Moreover, the argument can also be turned on its head. Martin Luther King, Jr. wrote his famous “Letter from Birmingham Jail” in response to a letter written by eight white Birmingham clergy (including two Episcopal bishops) calling for a cessation of civil rights demonstrations being led by “outsiders.” King’s letter is considered a theological classic, making the case for the political implications of Christian faith. Presumably, these clergy who opposed King were “orthodox” in their theology. Would one want to draw the connection that there is an inherent connection between “orthodox” theology and opposition to civil liberties? Granted that there is a chronological proximity between the time in which liberal theology came to ascendancy in the Episcopal Church and the approval of women’s ordination in the Episcopal Church, it does not follow that the connection between the two is either straightforward or that there is a clear theological connection between women’s ordination and liberal theology – any more than the resistance to the civil rights movement and racial equality by some “orthodox” Christians in the 1960’s implies a logical correlation between Christian orthodoxy and opposition to racial equality.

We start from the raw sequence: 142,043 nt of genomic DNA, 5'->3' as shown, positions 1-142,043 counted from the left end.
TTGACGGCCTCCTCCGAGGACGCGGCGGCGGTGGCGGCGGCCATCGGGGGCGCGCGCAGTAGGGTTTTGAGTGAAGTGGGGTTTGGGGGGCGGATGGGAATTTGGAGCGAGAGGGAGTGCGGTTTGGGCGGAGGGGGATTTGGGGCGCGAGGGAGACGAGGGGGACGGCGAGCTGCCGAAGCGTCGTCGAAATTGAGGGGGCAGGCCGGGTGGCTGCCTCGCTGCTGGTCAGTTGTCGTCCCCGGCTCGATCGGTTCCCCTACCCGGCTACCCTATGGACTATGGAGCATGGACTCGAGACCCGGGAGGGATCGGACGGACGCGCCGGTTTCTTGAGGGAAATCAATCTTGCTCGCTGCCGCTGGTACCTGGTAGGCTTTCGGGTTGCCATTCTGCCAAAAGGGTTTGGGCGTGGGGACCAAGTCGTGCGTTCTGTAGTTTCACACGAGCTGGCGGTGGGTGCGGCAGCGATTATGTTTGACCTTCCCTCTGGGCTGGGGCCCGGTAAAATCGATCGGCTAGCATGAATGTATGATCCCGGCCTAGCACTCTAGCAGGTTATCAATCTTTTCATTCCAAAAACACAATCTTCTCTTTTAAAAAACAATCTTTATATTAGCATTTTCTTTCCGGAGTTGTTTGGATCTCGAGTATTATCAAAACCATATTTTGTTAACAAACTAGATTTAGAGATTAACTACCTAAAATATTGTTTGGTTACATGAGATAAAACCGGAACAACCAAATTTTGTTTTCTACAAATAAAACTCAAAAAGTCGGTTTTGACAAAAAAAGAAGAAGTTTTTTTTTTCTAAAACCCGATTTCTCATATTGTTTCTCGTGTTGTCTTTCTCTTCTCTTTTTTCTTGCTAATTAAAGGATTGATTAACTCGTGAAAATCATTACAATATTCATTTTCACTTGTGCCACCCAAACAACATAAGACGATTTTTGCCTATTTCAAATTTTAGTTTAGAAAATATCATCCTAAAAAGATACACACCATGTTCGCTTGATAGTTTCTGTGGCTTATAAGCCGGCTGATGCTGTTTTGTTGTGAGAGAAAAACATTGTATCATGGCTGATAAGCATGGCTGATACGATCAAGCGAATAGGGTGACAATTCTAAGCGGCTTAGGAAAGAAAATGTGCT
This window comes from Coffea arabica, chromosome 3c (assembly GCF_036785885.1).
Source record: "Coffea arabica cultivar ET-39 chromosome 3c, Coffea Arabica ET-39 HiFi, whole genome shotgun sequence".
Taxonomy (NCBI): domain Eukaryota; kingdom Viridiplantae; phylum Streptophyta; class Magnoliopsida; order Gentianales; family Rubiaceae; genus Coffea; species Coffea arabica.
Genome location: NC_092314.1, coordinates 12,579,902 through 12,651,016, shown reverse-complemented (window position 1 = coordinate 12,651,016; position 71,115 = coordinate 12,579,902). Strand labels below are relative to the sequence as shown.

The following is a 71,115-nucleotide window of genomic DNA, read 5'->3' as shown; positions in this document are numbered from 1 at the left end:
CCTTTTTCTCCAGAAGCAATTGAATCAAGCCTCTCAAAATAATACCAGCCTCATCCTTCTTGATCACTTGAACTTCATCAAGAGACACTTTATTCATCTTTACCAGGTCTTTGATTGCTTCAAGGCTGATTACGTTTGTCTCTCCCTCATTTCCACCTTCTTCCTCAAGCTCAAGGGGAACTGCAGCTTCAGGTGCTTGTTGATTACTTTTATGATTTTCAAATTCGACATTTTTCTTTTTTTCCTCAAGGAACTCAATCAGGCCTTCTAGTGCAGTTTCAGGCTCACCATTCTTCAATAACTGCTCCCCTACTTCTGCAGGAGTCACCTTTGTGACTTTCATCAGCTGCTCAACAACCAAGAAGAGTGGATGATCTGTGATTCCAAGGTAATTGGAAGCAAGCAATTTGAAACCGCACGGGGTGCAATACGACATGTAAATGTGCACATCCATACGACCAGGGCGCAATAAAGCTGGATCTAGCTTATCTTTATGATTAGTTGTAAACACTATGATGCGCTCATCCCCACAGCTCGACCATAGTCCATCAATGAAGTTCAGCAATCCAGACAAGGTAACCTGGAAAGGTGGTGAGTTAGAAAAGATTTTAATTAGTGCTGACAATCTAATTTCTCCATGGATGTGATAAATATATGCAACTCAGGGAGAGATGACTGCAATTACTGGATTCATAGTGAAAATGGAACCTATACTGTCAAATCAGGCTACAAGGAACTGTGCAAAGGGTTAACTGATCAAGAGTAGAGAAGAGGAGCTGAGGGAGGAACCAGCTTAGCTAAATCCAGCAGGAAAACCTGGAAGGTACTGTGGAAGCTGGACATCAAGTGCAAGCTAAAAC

Nor does it follow that the connection is a common commitment to a secular agenda of egalitarianism. Drawing such a simplistic connection shows a rather short-sided view of history. I would suggest that there is a connection between the ordination of women and a social movement for liberty and equality, but its roots lie further back, much further back. The first advocates of the ordination of women made their case not in the 1960’s, but a century earlier, immediately after the American Civil War. It is not a coincidence that the case for women’s ordination was first made right after the emancipation of African slaves and that the first advocates of women’s ordination had also been abolitionists. It is also not a coincidence that many of the leaders of the women’s suffrage movement were Christian women, and that women’s suffrage followed in the aftermath of the liberation of the slaves. It is also not a coincidence that the modern case for women’s ordination appeared immediately after the modern civil rights movement. They are connected, but the connection is not secularist, but specifically Christian. (Donald Dayton’s Discovering an Evangelical Heritage (1976, Baker Academic, 2011) is a good introduction to some of the historical connections.).